Y. You, H. Li, X. Qin, Y. Zhang, W. Song, Y. Ran, F. Gao, Decreased CDK10 expression correlates with lymph node metastasis and predicts poor outcome in breast cancer patients - a short report. Cell. Oncol. 38, 485–491 (2015). doi: 10.1007/s13402-015-0246-4 CrossRefGoogle Scholar
  8. 8.
    T. Vargo-Gogola, J.M. Rosen, Modelling breast cancer: one size does not fit all. Nat. Rev. Cancer 7, 659–672 (2007)CrossRefPubMedGoogle Scholar
  9. 9.
    R. Dent, M. Trudeau, K.I. Pritchard, W.M. Hanna, H.K. Kahn, C.A. Sawka, L.A. Lickley, E. Rawlinson, P. Sun, S.A. Narod, Triple-negative breast cancer: clinical features and patterns of recurrence. Clin. Cancer Res. 13, 4429–4434 (2007)CrossRefPubMedGoogle Scholar
  10. 10.
    S. Badve, D.J. Dabbs, S.J. Schnitt, F.L. Baehner, T. Decker, V. Eusebi, S.B. Fox, S. Ichihara, J. Jacquemier, S.R. Lakhani, J. Palacios, E.A. Rakha, A.L. Richardson, F.C. Schmitt, P.-H. Tan, G.M. Tse, B. Weigelt, I.O. Ellis, J.S. Reis-Filho, Basal-like and triple-negative breast cancers: a critical review with an emphasis on the implications for pathologists and oncologists. Mod. Pathol. 24, 157–167 (2011)CrossRefPubMedGoogle Scholar
  11. 11.
    R. Cailleau, R. Young, M. Olive, W.J. Reeves Jr., Breast tumor cell lines from pleural effusions. J. Natl. Cancer Inst. 53, 661–674 (1974)PubMedGoogle Scholar
  12. 12.
    R. Munoz, S. Man, Y. Shaked, C.R. Lee, J. Wong, G. Francia, R.S. Kerbel, Highly efficacious nontoxic preclinical treatment for advanced metastatic breast cancer using combination oral UFT-cyclophosphamide metronomic chemotherapy. Cancer Res. 66, 3386–3391 (2006)CrossRefPubMedGoogle Scholar
  13. 13.
    H.D. Soule, T.M. Maloney, S.R. Wolman, W.D. Peterson Jr., R. Brenz, C.M. McGrath, J. Russo, R.J. Pauley, R.F. Jones, S.C. Brooks, Isolation and characterization of a spontaneously immortalized human breast epithelial cell line, MCF-10. Cancer Res. 50, 6075–6086 (1990)PubMedGoogle Scholar
  14. 14.
    E. Robles-Escajeda, A. Martinez, A. Varela-Ramirez, R.A. Sanchez-Delgado, R.J. Aguilera, Analysis of the cytotoxic effects of ruthenium-ketoconazole and ruthenium-clotrimazole complexes on cancer cells. Cell Biol. Toxicol. 29, 431–443 (2013)CrossRefPubMedPubMedCentralGoogle Scholar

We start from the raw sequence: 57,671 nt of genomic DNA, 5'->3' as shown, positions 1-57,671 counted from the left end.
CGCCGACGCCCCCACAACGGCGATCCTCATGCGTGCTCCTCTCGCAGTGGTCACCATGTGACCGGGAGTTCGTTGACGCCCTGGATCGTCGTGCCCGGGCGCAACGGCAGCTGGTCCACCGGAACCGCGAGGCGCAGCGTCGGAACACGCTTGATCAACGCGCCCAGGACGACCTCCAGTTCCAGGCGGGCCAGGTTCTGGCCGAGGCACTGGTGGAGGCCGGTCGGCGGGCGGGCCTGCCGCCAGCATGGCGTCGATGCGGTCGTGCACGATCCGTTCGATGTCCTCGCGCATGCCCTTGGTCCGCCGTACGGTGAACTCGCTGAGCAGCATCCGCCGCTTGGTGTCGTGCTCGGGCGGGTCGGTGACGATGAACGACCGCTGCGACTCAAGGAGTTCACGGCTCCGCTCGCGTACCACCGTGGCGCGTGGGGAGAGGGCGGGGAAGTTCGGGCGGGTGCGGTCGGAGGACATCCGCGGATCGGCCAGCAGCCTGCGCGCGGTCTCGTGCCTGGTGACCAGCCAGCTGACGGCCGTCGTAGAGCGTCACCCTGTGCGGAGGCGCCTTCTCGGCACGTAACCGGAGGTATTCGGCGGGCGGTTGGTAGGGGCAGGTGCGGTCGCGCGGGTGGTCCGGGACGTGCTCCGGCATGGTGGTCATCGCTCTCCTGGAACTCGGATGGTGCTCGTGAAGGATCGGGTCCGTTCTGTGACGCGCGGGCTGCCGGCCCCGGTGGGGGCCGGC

15. 15.
    K. Mohankumar, S. Pajaniradje, S. Sridharan, V.K. Singh, L. Ronsard, A.C. Banerjea, B.C. Selvanesan, M.S. Coumar, L. Periyasamy, R. Rajagopalan, Apoptosis induction by an analog of curcumin (BDMC-A) in human laryngeal carcinoma cells through intrinsic and extrinsic pathways. Cell. Oncol. 37, 439–454 (2014). doi: 10.1007/s13402-014-0207-3 CrossRefGoogle Scholar
  16. 16.
    M.A. Pereira, C.J. Grubbs, L.H. Barnes, H. Li, G.R. Olson, I. Eto, M. Juliana, L.M. Whitaker, G.J. Kelloff, V.E. Steele, R.A. Lubet, Effects of the phytochemicals, curcumin and quercetin, upon azoxymethane-induced colon cancer and 7,12-dimethylbenz[a]anthracene-induced mammary cancer in rats. Carcinogenesis 17, 1305–1311 (1996)CrossRefPubMedGoogle Scholar
  17. 17.
    T.S. Rao, N. Basu, H.H. Siddiqui, Anti-inflammatory activity of curcumin analogues. Indian J. Med. Res. 75, 574–578 (1982)PubMedGoogle Scholar
  18. 18.
    B. Mutus, J.D. Wagner, C.J. Talpas, J.R. Dimmock, O.A. Phillips, R.S. Reid, 1-p-Chlorophenyl-4,4-dimethyl-5-diethylamino-1-penten-3-one hydrobromide, a sulfhydryl-specific compound which reacts irreversibly with protein thiols but reversibly with small molecular weight thiols. Anal. Biochem. 177, 237–243 (1989)CrossRefPubMedGoogle Scholar
  19. 19.
    C.P. Page, Integrated pharmacology, 3rd edn. (Elsevier Mosby, Edinburgh, 2006)Google Scholar
  20. 20.
    U. Das, R.K. Sharma, J.R. Dimmock, 1,5-diaryl-3-oxo-1,4-pentadienes: a case for antineoplastics with multiple targets. Curr. Med. Chem. 16, 2001–2020 (2009)CrossRefPubMedPubMedCentralGoogle Scholar
  21. 21.
    G. Chen, D.J. Waxman, Role of cellular glutathione and glutathione S-transferase in the expression of alkylating agent cytotoxicity in human breast cancer cells. Biochem. Pharmacol. 47, 1079–1087 (1994)CrossRefPubMedGoogle Scholar
  22. 22.
    J.B. Mitchell, A. Russo, The role of glutathione in radiation and drug induced cytotoxicity. Br. J. Cancer Suppl. 8, 96–104 (1987)PubMedPubMedCentralGoogle Scholar
  23. 23.
    J.R. Dimmock, M.P. Padmanilayam, R.N. Puthucode, A.J. Nazarali, N.L. Motaganahalli, G.A. Zello, J.W. Quail, E.O. Oloo, H.B. Kraatz, J.S. Prisciak, T.M. Allen, C.L. Santos, J. Balzarini, E. De Clercq, E.K. Manavathu, A conformational and structure-activity relationship study of cytotoxic 3,5-bis(arylidene)-4-piperidones and related N-acryloyl analogues. J. Med. Chem. 44, 586–593 (2001)CrossRefPubMedGoogle Scholar
  24. 24.
    U. Das, J. Alcorn, A. Shrivastav, R.K. Sharma, E. De Clercq, J. Balzarini, J.R. Dimmock, Design, synthesis and cytotoxic properties of novel 1-[4-(2-alkylaminoethoxy)phenylcarbonyl]-3,5-bis(arylidene)-4-piperidones and related compounds. Eur. J. Med. Chem. 42, 71–80 (2007)CrossRefPubMedGoogle Scholar
  25. 25.
    C. Lema, A. Varela-Ramirez, R.J. Aguilera, Differential nuclear staining assay for high-throughput screening to identify cytotoxic compounds. Curr Cell. Biochem. 1, 1–14 (2011)PubMedPubMedCentralGoogle Scholar
  26. 26.
    J. Debnath, S.K. Muthuswamy, J.S. Brugge, Morphogenesis and oncogenesis of MCF-10A mammary epithelial acini grown in three-dimensional basement membrane cultures. Methods 30, 256–268 (2003)CrossRefPubMedGoogle Scholar
  27. 27.
    L.M. Nunes, E. Robles-Escajeda, Y. Santiago-Vazquez, N.M. Ortega, C. Lema, A. Muro, G. Almodovar, U. Das, S. Das, J.R. Dimmock, R.J. Aguilera, A. Varela-Ramirez, The gender of cell lines matters when screening for novel anti-cancer drugs. AAPS J. 16, 872–874 (2014)CrossRefPubMedPubMedCentralGoogle Scholar